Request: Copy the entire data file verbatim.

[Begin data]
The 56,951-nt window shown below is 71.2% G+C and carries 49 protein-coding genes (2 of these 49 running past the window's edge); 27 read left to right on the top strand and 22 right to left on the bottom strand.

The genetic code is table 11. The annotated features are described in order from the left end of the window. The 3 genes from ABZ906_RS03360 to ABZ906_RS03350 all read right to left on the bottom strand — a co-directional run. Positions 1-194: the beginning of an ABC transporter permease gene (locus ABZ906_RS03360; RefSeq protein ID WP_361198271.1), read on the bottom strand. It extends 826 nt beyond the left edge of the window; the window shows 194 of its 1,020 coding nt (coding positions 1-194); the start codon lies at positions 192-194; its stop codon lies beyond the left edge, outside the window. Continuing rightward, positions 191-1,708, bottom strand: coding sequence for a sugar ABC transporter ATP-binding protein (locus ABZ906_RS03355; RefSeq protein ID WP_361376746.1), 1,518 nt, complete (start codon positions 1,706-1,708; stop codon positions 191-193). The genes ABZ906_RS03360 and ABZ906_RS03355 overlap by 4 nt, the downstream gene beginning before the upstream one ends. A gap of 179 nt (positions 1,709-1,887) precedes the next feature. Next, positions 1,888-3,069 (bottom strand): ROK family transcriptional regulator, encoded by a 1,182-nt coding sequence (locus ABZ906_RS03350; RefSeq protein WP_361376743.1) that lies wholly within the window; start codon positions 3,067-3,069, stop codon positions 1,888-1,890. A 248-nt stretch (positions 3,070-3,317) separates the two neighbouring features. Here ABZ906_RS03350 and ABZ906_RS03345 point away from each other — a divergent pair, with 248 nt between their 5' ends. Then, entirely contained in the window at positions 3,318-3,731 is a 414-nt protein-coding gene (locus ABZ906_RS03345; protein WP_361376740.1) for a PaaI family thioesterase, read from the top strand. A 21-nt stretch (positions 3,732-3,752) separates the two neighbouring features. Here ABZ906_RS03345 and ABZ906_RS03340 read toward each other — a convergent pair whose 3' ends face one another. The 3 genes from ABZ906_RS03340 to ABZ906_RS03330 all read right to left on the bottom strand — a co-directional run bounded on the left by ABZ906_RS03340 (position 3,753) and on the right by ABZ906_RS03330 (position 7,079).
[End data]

The 56,951-nt window shown below is 71.2% G+C and carries 49 protein-coding genes (2 of these 49 running past the window's edge); 27 read left to right on the top strand and 22 right to left on the bottom strand.

The genetic code is table 11. The annotated features are described in order from the left end of the window. The 3 genes from ABZ906_RS03360 to ABZ906_RS03350 all read right to left on the bottom strand — a co-directional run. Positions 1-194: the beginning of an ABC transporter permease gene (locus ABZ906_RS03360; RefSeq protein ID WP_361198271.1), read on the bottom strand. It extends 826 nt beyond the left edge of the window; the window shows 194 of its 1,020 coding nt (coding positions 1-194); the start codon lies at positions 192-194; its stop codon lies beyond the left edge, outside the window. Continuing rightward, positions 191-1,708, bottom strand: coding sequence for a sugar ABC transporter ATP-binding protein (locus ABZ906_RS03355; RefSeq protein ID WP_361376746.1), 1,518 nt, complete (start codon positions 1,706-1,708; stop codon positions 191-193). The genes ABZ906_RS03360 and ABZ906_RS03355 overlap by 4 nt, the downstream gene beginning before the upstream one ends. A gap of 179 nt (positions 1,709-1,887) precedes the next feature. Next, positions 1,888-3,069 (bottom strand): ROK family transcriptional regulator, encoded by a 1,182-nt coding sequence (locus ABZ906_RS03350; RefSeq protein WP_361376743.1) that lies wholly within the window; start codon positions 3,067-3,069, stop codon positions 1,888-1,890. A 248-nt stretch (positions 3,070-3,317) separates the two neighbouring features. Here ABZ906_RS03350 and ABZ906_RS03345 point away from each other — a divergent pair, with 248 nt between their 5' ends. Then, entirely contained in the window at positions 3,318-3,731 is a 414-nt protein-coding gene (locus ABZ906_RS03345; protein WP_361376740.1) for a PaaI family thioesterase, read from the top strand. A 21-nt stretch (positions 3,732-3,752) separates the two neighbouring features. Here ABZ906_RS03345 and ABZ906_RS03340 read toward each other — a convergent pair whose 3' ends face one another. The 3 genes from ABZ906_RS03340 to ABZ906_RS03330 all read right to left on the bottom strand — a co-directional run bounded on the left by ABZ906_RS03340 (position 3,753) and on the right by ABZ906_RS03330 (position 7,079).